Re: [Kierkegaardians] Re: Looking for a quotation....
- Don --
I haven't been stumped :). I haven't replied yet. Still haven't read the quotations. I did say in my initial response to Kenneth that the stages relate themselves to one another dialectically, and they specifically follow the patter of a Hegelian dialectic. But, K sees this whole thing about the stages as part of a reflective, -aesthetic- production, so distrusts, ultimately, conceptualizations of existence.
But thanks for advancing the discussion.
PS I'm wondering if Jim S's sockpuppetometer is going to go off anytime soon?On Wed, Dec 2, 2009 at 3:27 PM, nancyanddonray <don@...> wrote:
You know more than you are revealing with your "gulps" and "aw shucks." You have really asked the right question. You stumped the good doctor Rovira with the very issue I raised in my last post which I quote again here:
- I agree, Don. What I would say now, to clarify my previous post, is that the author of E/O I is himself essentially a German Romantic but is employing Hegelian models of thought to explicate his views of an aesthetic personality.But once I've said it this way, the aesthete's reflective thought verges on self-reflective thought.I think that both the authors of E/O I and II follow Hegelian models to frame their thought, the good Judge arguing that the ethical is a synthesis proceeding from the contradictions inherent in the aesthetic -- so he argues for the aesthetic validity of marriage, something the aesthete hasn't considered and probably won't, regardless of what the Judge says.Jim ROn Wed, Dec 9, 2009 at 6:57 PM, Don Anderson <don@...> wrote:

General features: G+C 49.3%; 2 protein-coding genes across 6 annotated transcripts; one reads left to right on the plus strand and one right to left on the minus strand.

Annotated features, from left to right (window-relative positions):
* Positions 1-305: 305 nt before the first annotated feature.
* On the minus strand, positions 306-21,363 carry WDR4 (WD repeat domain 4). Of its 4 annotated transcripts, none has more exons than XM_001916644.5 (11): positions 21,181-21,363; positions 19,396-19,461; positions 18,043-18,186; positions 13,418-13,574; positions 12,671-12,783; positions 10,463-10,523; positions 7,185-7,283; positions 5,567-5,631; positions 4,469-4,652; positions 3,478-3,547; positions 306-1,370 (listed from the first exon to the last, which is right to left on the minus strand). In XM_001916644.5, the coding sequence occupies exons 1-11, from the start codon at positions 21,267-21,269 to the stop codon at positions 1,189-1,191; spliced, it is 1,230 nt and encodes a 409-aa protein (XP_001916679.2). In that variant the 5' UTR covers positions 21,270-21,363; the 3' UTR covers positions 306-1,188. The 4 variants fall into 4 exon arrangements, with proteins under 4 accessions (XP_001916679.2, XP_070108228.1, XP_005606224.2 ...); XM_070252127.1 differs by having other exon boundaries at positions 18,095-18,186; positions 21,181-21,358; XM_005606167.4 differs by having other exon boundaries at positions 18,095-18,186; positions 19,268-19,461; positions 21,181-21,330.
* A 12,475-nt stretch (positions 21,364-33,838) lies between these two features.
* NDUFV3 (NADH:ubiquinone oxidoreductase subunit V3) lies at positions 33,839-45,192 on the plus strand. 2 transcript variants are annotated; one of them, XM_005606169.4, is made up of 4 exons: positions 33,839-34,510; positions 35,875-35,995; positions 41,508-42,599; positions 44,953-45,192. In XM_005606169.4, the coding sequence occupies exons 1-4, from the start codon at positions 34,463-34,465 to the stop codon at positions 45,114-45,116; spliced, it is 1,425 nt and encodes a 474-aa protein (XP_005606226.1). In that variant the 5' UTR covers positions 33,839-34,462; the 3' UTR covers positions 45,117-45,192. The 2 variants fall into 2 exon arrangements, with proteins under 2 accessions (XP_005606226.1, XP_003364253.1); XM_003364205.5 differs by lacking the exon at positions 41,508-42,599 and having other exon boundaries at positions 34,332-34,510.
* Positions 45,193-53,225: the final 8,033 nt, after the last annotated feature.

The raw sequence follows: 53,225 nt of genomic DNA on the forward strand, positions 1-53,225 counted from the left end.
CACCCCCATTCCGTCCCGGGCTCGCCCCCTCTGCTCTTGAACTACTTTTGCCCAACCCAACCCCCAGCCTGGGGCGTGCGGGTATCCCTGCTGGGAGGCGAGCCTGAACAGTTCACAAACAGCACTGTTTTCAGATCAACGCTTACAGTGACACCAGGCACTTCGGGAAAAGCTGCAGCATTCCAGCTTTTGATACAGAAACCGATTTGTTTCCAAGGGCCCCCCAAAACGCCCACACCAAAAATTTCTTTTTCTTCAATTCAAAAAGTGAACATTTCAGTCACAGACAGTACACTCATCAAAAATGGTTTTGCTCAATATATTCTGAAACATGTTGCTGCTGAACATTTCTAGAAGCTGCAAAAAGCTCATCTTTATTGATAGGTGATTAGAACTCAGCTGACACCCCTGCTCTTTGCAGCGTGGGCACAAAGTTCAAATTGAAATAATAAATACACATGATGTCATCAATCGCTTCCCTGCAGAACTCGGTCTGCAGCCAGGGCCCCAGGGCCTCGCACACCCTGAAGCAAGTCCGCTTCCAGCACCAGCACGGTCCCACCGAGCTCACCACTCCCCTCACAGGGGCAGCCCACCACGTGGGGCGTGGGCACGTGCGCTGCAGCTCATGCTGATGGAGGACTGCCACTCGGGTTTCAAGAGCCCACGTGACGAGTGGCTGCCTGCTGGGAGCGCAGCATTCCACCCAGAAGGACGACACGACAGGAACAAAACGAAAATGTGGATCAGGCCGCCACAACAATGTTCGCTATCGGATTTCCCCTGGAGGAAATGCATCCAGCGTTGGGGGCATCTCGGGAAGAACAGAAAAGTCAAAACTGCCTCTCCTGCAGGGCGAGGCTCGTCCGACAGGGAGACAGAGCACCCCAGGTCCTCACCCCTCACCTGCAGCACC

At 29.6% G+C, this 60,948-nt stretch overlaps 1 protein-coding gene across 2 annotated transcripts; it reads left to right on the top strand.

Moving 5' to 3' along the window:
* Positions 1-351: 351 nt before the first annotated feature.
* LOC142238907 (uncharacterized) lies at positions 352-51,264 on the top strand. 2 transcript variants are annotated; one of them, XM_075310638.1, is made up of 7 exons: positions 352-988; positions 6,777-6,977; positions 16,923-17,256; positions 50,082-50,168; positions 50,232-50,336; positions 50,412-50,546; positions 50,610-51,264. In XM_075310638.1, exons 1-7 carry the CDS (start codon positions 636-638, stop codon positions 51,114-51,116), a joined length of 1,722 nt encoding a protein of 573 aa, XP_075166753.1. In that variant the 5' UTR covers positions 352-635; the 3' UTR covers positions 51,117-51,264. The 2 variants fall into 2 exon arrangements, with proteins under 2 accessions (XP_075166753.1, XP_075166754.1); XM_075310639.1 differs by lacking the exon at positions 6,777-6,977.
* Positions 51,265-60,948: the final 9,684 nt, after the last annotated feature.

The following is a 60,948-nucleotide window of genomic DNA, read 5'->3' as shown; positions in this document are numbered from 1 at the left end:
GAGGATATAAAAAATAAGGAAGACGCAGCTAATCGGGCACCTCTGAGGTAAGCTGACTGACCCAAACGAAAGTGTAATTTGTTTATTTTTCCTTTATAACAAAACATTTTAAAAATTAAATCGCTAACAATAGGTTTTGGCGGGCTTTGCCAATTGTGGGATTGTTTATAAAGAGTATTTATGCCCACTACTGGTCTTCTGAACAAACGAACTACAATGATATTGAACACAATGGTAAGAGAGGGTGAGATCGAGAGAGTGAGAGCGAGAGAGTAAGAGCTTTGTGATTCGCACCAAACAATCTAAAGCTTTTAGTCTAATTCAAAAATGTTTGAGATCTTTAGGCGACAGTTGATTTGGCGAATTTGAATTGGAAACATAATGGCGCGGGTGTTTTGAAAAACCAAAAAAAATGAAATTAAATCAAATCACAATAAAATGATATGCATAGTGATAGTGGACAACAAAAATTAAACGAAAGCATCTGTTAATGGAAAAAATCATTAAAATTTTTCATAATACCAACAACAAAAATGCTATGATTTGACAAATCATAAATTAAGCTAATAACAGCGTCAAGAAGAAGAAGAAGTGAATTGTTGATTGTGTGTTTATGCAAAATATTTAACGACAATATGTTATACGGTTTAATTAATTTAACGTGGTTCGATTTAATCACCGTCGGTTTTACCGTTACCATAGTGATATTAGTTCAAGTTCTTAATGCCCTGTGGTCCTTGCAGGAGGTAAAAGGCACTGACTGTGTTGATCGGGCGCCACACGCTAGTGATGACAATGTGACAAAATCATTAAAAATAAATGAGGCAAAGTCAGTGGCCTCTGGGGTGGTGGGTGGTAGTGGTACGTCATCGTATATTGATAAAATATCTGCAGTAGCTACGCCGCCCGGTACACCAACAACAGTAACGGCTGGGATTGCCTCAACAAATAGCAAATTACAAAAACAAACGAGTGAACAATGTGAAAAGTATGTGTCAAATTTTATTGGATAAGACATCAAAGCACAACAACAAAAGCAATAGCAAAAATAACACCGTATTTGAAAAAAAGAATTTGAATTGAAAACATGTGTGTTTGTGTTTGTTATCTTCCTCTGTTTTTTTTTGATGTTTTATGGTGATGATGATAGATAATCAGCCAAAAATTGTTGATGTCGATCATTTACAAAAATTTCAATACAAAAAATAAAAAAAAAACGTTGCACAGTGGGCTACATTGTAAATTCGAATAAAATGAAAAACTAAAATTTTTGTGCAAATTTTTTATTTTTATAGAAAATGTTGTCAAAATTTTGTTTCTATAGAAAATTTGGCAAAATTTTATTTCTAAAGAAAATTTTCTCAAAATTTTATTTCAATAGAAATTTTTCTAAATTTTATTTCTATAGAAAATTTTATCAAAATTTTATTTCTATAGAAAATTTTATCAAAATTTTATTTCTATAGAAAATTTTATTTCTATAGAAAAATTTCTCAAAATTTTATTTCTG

JimR, you said:
I'm not sure Don is wrong about seeing Hegel, but I do certainly agree with him that E/O II presents a limited outlook, one that K would not agree with himself. E/O I is strongly Hegelian. E/O II may be more Kantian. It is not yet Kierkegaardian, though, in my opinion.
Thank you for this. I would just comment that I think E/O I is not so much Hegelian (or German idealist) as it is the representation romanticism. As Lillian Swenson remarks in her “forward by the Reviser”, volume 1 is written by a “young romanticist” and volume 2 is written by a “mature ethical idealist.” Both have elements of Hegelianism as well as Kant, Fichte, The Greeks, and others. They rather stand alone as a representative of their position toward existence.